Tumor size confirmed as a risk factor for metastasis in patients with uveal melanoma

Ocular Pathology/Oncology

A retrospective chart review of patients with uveal melanoma confirmed that basal diameter is an independent risk factor for metastasis in patients with class 2 tumors and was the only significant difference in those who developed metastasis.

Study design

A retrospective chart review of patients with uveal melanoma who underwent successful gene expression profile (GEP) testing and were treated with plaque brachytherapy at the University of Iowa and plaque brachytherapy, enucleation, or other approaches at the Cleveland Clinic was performed. Clinical information, molecular prognostication, and metastasis and survival information were documented. A meta-analysis of published studies reporting metastasis-free survival in patients with class 2 uveal melanoma at 3 and 5 years was conducted.


In the study cohort, most patients with metastasis had class 2 tumors (40/48). In looking at all class 2 tumors, patients who developed metastasis had larger tumors than those who did not, but no other significant differences were identified. Comparing the cohort from this study and the meta-analysis of published series to the predicted metastasis-free survival rate, those from the study and published literature demonstrated a better observed metastasis-free survival rate.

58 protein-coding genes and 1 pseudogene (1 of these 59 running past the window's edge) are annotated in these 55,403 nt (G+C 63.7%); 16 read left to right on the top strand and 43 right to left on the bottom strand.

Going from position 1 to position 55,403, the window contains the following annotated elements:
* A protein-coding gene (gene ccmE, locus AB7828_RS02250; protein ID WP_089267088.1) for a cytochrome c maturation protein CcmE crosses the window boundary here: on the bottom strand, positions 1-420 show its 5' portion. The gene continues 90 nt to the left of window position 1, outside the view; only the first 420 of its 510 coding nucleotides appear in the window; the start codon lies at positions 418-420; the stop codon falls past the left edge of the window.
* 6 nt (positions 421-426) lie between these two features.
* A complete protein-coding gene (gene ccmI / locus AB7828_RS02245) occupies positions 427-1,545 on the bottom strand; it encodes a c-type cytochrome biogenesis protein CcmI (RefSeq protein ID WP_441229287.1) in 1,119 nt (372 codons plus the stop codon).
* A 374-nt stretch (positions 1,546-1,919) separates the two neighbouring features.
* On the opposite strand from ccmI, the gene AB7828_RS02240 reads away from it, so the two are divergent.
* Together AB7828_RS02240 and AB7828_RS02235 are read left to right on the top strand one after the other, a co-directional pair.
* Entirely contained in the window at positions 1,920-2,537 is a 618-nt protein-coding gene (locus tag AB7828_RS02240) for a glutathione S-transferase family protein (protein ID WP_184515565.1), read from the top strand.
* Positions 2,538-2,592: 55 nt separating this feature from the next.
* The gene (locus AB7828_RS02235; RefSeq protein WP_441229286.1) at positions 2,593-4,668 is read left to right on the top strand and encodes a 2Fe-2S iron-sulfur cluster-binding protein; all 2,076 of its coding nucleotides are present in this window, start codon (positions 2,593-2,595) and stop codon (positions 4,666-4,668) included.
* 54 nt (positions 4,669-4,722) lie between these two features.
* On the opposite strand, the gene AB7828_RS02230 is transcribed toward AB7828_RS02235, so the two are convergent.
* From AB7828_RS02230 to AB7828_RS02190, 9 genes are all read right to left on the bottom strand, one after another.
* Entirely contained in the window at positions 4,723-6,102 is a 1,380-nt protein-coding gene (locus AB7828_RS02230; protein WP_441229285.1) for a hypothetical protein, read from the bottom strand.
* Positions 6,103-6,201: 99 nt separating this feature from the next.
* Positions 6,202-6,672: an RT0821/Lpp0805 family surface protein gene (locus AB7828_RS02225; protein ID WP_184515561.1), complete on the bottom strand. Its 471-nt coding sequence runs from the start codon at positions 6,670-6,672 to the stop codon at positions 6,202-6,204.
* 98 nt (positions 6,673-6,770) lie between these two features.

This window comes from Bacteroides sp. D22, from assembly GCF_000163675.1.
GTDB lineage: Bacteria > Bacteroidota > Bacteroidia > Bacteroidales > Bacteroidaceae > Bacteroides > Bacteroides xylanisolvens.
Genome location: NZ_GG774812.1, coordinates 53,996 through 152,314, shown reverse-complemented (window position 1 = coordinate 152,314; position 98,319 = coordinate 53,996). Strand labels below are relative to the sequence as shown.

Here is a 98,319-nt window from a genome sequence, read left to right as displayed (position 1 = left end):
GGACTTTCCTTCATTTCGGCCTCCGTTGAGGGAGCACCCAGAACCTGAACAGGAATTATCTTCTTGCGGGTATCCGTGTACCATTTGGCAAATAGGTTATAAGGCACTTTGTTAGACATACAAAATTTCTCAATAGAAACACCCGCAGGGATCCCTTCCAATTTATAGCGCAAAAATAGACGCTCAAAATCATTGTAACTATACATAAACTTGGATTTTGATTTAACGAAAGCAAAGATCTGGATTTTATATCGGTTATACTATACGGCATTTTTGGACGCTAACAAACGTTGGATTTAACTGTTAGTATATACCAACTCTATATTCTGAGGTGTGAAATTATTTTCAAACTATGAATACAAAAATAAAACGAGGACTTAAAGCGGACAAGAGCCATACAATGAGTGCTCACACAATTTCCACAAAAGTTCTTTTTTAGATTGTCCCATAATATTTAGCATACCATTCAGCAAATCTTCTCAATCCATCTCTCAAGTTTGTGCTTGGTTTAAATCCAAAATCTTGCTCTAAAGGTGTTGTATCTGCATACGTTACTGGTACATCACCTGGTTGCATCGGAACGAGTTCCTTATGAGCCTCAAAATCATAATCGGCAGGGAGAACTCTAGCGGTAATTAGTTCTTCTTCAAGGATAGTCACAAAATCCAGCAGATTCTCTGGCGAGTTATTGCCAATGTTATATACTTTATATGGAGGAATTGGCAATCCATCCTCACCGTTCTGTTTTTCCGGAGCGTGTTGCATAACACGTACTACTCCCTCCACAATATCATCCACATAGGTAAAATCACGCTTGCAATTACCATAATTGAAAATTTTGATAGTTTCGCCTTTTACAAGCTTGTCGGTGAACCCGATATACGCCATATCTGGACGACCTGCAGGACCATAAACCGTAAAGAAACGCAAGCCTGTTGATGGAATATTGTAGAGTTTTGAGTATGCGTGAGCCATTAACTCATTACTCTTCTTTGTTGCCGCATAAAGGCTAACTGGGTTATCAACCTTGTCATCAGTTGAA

The study mentions that there are differences in the baseline characteristics of this study with the Collaborative Ocular Oncology Group (COOG) Study that the predicted rate of metastasis for class 2 tumors comes from. Patients in the COOG study had larger tumors at baseline, which has been shown in multiple studies to affect the rate of metastasis, including in the current study. This study mentions that prognostic information has been used to identify at-risk individuals who could be offered adjuvant therapy and suggests that a better prognosis noted in published studies compared to predictions may affect clinical trial criteria. However, some clinical trials exploring adjuvant therapy for high-risk patients based on GEP have already included largest basal diameter requirements to identify the most high-risk patients.

Clinical significance

While this study does not currently impact clinical decision making, it is an important reminder that not all class 2 uveal melanomas are the same. Largest basal diameter is an important independent risk factor that affects prognostication. Other risk modifiers include the presence of preferentially expressed antigen in melanoma (PRAME), which is being evaluated prospectively by the COOG2 study. Perhaps the inclusion of PRAME analysis and largest tumor diameter in the algorithm for prognostication will yield more accurate metastasis-free survival results in the future.

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